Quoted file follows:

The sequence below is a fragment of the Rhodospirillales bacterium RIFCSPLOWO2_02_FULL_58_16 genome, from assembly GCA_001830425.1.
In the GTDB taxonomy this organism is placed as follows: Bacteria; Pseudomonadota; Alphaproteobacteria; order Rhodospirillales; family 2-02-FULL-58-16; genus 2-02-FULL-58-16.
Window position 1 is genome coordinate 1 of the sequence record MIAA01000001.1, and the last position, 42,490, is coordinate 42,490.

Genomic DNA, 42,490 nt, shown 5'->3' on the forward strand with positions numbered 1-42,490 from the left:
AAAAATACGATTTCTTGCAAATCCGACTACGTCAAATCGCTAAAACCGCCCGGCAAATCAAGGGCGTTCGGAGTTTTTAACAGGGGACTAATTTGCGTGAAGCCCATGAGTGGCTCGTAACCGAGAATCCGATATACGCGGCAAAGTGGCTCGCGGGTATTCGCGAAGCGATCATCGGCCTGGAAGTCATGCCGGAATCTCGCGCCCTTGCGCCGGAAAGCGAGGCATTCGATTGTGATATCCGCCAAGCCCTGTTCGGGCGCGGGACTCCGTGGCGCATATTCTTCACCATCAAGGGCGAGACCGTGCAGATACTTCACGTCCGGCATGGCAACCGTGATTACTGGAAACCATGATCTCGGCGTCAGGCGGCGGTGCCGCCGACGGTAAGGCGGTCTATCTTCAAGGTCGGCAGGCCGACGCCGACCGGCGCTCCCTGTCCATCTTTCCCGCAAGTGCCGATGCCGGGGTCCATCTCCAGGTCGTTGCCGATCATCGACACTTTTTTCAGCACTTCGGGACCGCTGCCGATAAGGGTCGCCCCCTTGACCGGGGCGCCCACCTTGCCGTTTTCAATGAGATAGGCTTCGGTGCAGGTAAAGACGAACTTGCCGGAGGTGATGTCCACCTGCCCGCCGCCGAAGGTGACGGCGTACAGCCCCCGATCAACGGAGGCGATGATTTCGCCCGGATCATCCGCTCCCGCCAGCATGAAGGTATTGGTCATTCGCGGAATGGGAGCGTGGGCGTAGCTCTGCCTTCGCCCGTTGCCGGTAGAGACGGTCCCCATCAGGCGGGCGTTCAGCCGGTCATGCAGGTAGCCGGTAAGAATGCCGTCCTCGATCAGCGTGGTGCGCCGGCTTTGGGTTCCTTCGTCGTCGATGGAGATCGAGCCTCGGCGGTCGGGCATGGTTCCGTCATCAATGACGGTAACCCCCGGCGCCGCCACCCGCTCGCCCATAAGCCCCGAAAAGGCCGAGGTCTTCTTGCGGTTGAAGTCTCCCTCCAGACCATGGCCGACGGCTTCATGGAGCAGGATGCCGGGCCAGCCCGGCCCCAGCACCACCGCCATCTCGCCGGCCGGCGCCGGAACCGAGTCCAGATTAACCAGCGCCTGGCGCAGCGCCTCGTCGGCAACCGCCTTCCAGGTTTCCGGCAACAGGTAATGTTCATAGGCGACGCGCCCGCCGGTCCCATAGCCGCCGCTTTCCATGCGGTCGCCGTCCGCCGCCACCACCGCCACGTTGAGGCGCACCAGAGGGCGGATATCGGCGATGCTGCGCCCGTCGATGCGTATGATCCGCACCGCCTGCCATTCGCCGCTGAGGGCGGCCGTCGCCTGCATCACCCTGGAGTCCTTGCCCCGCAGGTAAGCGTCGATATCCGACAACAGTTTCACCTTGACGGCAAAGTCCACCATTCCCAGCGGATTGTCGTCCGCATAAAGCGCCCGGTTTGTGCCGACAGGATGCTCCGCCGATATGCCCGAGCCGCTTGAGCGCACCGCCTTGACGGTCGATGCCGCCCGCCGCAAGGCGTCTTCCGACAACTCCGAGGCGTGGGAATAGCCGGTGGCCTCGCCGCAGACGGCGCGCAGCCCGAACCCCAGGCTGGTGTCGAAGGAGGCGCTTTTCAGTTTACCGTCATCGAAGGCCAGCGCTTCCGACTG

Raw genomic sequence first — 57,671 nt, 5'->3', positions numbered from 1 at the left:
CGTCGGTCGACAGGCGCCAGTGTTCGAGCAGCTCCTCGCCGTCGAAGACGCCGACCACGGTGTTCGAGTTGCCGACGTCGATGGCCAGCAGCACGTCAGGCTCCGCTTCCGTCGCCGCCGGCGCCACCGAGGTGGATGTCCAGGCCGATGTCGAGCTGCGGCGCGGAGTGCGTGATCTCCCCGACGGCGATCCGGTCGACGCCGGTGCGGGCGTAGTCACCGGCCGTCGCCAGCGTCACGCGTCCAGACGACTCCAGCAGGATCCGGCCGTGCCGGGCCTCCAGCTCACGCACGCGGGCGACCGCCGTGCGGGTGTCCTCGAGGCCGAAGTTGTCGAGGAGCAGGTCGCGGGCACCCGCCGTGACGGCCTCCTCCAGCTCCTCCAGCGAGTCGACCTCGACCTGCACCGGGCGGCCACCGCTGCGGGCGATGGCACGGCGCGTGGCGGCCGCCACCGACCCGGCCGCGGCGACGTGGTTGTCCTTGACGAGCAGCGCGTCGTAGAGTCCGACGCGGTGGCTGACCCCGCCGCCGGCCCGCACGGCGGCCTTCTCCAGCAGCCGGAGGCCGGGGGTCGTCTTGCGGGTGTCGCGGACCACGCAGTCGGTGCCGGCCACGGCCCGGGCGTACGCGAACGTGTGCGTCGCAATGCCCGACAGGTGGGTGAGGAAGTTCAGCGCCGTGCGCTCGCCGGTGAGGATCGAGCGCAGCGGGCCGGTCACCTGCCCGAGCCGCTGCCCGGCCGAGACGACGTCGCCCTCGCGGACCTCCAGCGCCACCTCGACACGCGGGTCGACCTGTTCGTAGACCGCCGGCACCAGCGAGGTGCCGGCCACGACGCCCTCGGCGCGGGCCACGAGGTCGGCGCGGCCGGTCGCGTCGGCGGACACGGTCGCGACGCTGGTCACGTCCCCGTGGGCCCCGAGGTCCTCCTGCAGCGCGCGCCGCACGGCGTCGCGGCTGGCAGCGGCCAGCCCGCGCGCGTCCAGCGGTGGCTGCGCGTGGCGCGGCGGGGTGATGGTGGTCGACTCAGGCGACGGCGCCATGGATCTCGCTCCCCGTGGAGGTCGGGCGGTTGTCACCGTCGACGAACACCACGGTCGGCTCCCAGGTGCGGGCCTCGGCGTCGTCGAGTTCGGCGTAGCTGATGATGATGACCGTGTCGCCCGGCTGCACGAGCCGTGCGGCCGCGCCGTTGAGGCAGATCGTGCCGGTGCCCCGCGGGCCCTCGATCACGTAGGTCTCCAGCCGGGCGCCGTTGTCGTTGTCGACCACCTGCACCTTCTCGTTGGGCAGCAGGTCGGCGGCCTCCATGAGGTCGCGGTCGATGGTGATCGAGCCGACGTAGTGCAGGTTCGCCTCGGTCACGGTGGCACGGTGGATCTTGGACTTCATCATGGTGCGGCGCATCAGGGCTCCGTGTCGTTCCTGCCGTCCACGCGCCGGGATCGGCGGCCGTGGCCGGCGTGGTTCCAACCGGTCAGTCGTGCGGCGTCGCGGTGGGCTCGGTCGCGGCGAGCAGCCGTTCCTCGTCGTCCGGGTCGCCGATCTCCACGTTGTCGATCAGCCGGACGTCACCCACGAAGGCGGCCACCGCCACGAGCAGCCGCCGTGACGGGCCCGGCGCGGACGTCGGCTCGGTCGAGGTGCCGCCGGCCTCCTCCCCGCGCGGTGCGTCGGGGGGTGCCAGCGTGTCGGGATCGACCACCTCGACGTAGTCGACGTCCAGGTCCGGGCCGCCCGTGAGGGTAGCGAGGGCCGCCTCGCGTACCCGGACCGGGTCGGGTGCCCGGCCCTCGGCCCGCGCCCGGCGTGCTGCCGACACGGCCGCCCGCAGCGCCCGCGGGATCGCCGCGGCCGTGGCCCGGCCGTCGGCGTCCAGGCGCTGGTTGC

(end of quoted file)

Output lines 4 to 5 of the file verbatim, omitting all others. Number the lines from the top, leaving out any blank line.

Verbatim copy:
Genomic DNA, 42,490 nt, shown 5'->3' on the forward strand with positions numbered 1-42,490 from the left:
AAAAATACGATTTCTTGCAAATCCGACTACGTCAAATCGCTAAAACCGCCCGGCAAATCAAGGGCGTTCGGAGTTTTTAACAGGGGACTAATTTGCGTGAAGCCCATGAGTGGCTCGTAACCGAGAATCCGATATACGCGGCAAAGTGGCTCGCGGGTATTCGCGAAGCGATCATCGGCCTGGAAGTCATGCCGGAATCTCGCGCCCTTGCGCCGGAAAGCGAGGCATTCGATTGTGATATCCGCCAAGCCCTGTTCGGGCGCGGGACTCCGTGGCGCATATTCTTCACCATCAAGGGCGAGACCGTGCAGATACTTCACGTCCGGCATGGCAACCGTGATTACTGGAAACCATGATCTCGGCGTCAGGCGGCGGTGCCGCCGACGGTAAGGCGGTCTATCTTCAAGGTCGGCAGGCCGACGCCGACCGGCGCTCCCTGTCCATCTTTCCCGCAAGTGCCGATGCCGGGGTCCATCTCCAGGTCGTTGCCGATCATCGACACTTTTTTCAGCACTTCGGGACCGCTGCCGATAAGGGTCGCCCCCTTGACCGGGGCGCCCACCTTGCCGTTTTCAATGAGATAGGCTTCGGTGCAGGTAAAGACGAACTTGCCGGAGGTGATGTCCACCTGCCCGCCGCCGAAGGTGACGGCGTACAGCCCCCGATCAACGGAGGCGATGATTTCGCCCGGATCATCCGCTCCCGCCAGCATGAAGGTATTGGTCATTCGCGGAATGGGAGCGTGGGCGTAGCTCTGCCTTCGCCCGTTGCCGGTAGAGACGGTCCCCATCAGGCGGGCGTTCAGCCGGTCATGCAGGTAGCCGGTAAGAATGCCGTCCTCGATCAGCGTGGTGCGCCGGCTTTGGGTTCCTTCGTCGTCGATGGAGATCGAGCCTCGGCGGTCGGGCATGGTTCCGTCATCAATGACGGTAACCCCCGGCGCCGCCACCCGCTCGCCCATAAGCCCCGAAAAGGCCGAGGTCTTCTTGCGGTTGAAGTCTCCCTCCAGACCATGGCCGACGGCTTCATGGAGCAGGATGCCGGGCCAGCCCGGCCCCAGCACCACCGCCATCTCGCCGGCCGGCGCCGGAACCGAGTCCAGATTAACCAGCGCCTGGCGCAGCGCCTCGTCGGCAACCGCCTTCCAGGTTTCCGGCAACAGGTAATGTTCATAGGCGACGCGCCCGCCGGTCCCATAGCCGCCGCTTTCCATGCGGTCGCCGTCCGCCGCCACCACCGCCACGTTGAGGCGCACCAGAGGGCGGATATCGGCGATGCTGCGCCCGTCGATGCGTATGATCCGCACCGCCTGCCATTCGCCGCTGAGGGCGGCCGTCGCCTGCATCACCCTGGAGTCCTTGCCCCGCAGGTAAGCGTCGATATCCGACAACAGTTTCACCTTGACGGCAAAGTCCACCATTCCCAGCGGATTGTCGTCCGCATAAAGCGCCCGGTTTGTGCCGACAGGATGCTCCGCCGATATGCCCGAGCCGCTTGAGCGCACCGCCTTGACGGTCGATGCCGCCCGCCGCAAGGCGTCTTCCGACAACTCCGAGGCGTGGGAATAGCCGGTGGCCTCGCCGCAGACGGCGCGCAGCCCGAACCCCAGGCTGGTGTCGAAGGAGGCGCTTTTCAGTTTACCGTCATCGAAGGCCAGCGCTTCCGACTG